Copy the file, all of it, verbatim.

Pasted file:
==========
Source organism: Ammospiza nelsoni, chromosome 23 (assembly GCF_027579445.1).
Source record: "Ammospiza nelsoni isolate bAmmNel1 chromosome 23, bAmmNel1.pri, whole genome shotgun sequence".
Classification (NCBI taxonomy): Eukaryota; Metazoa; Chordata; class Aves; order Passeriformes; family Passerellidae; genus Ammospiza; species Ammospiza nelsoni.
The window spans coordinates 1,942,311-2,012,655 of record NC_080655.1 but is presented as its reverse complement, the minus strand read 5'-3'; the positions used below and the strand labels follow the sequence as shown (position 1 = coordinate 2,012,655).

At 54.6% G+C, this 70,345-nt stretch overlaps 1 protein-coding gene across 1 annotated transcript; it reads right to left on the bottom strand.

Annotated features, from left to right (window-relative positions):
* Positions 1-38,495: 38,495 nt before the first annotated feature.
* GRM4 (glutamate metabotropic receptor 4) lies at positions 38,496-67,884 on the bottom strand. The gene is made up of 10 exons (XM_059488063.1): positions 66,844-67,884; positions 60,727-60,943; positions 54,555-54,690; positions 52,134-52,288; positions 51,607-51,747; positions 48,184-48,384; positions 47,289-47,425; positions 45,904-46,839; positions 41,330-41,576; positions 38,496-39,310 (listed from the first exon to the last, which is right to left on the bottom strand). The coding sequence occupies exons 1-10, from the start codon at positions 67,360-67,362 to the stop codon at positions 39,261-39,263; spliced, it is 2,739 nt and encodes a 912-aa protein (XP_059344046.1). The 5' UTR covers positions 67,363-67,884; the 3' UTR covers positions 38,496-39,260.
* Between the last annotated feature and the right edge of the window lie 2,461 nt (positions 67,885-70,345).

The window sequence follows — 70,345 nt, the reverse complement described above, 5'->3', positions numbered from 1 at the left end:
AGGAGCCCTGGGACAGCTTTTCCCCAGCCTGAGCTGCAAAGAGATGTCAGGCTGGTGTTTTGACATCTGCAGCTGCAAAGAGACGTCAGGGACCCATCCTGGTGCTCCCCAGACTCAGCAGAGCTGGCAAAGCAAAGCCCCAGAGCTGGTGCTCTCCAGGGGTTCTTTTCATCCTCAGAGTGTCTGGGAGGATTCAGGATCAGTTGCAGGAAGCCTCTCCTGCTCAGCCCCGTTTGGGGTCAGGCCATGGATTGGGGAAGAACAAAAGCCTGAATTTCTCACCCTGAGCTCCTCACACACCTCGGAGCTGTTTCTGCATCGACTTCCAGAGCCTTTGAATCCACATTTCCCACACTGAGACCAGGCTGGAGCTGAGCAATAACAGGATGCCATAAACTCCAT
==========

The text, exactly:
Source organism: Ammospiza nelsoni, chromosome 23 (assembly GCF_027579445.1).
Source record: "Ammospiza nelsoni isolate bAmmNel1 chromosome 23, bAmmNel1.pri, whole genome shotgun sequence".
Classification (NCBI taxonomy): Eukaryota; Metazoa; Chordata; class Aves; order Passeriformes; family Passerellidae; genus Ammospiza; species Ammospiza nelsoni.
The window spans coordinates 1,942,311-2,012,655 of record NC_080655.1 but is presented as its reverse complement, the minus strand read 5'-3'; the positions used below and the strand labels follow the sequence as shown (position 1 = coordinate 2,012,655).

At 54.6% G+C, this 70,345-nt stretch overlaps 1 protein-coding gene across 1 annotated transcript; it reads right to left on the bottom strand.

Annotated features, from left to right (window-relative positions):
* Positions 1-38,495: 38,495 nt before the first annotated feature.
* GRM4 (glutamate metabotropic receptor 4) lies at positions 38,496-67,884 on the bottom strand. The gene is made up of 10 exons (XM_059488063.1): positions 66,844-67,884; positions 60,727-60,943; positions 54,555-54,690; positions 52,134-52,288; positions 51,607-51,747; positions 48,184-48,384; positions 47,289-47,425; positions 45,904-46,839; positions 41,330-41,576; positions 38,496-39,310 (listed from the first exon to the last, which is right to left on the bottom strand). The coding sequence occupies exons 1-10, from the start codon at positions 67,360-67,362 to the stop codon at positions 39,261-39,263; spliced, it is 2,739 nt and encodes a 912-aa protein (XP_059344046.1). The 5' UTR covers positions 67,363-67,884; the 3' UTR covers positions 38,496-39,260.
* Between the last annotated feature and the right edge of the window lie 2,461 nt (positions 67,885-70,345).

The window sequence follows — 70,345 nt, the reverse complement described above, 5'->3', positions numbered from 1 at the left end:
AGGAGCCCTGGGACAGCTTTTCCCCAGCCTGAGCTGCAAAGAGATGTCAGGCTGGTGTTTTGACATCTGCAGCTGCAAAGAGACGTCAGGGACCCATCCTGGTGCTCCCCAGACTCAGCAGAGCTGGCAAAGCAAAGCCCCAGAGCTGGTGCTCTCCAGGGGTTCTTTTCATCCTCAGAGTGTCTGGGAGGATTCAGGATCAGTTGCAGGAAGCCTCTCCTGCTCAGCCCCGTTTGGGGTCAGGCCATGGATTGGGGAAGAACAAAAGCCTGAATTTCTCACCCTGAGCTCCTCACACACCTCGGAGCTGTTTCTGCATCGACTTCCAGAGCCTTTGAATCCACATTTCCCACACTGAGACCAGGCTGGAGCTGAGCAATAACAGGATGCCATAAACTCCAT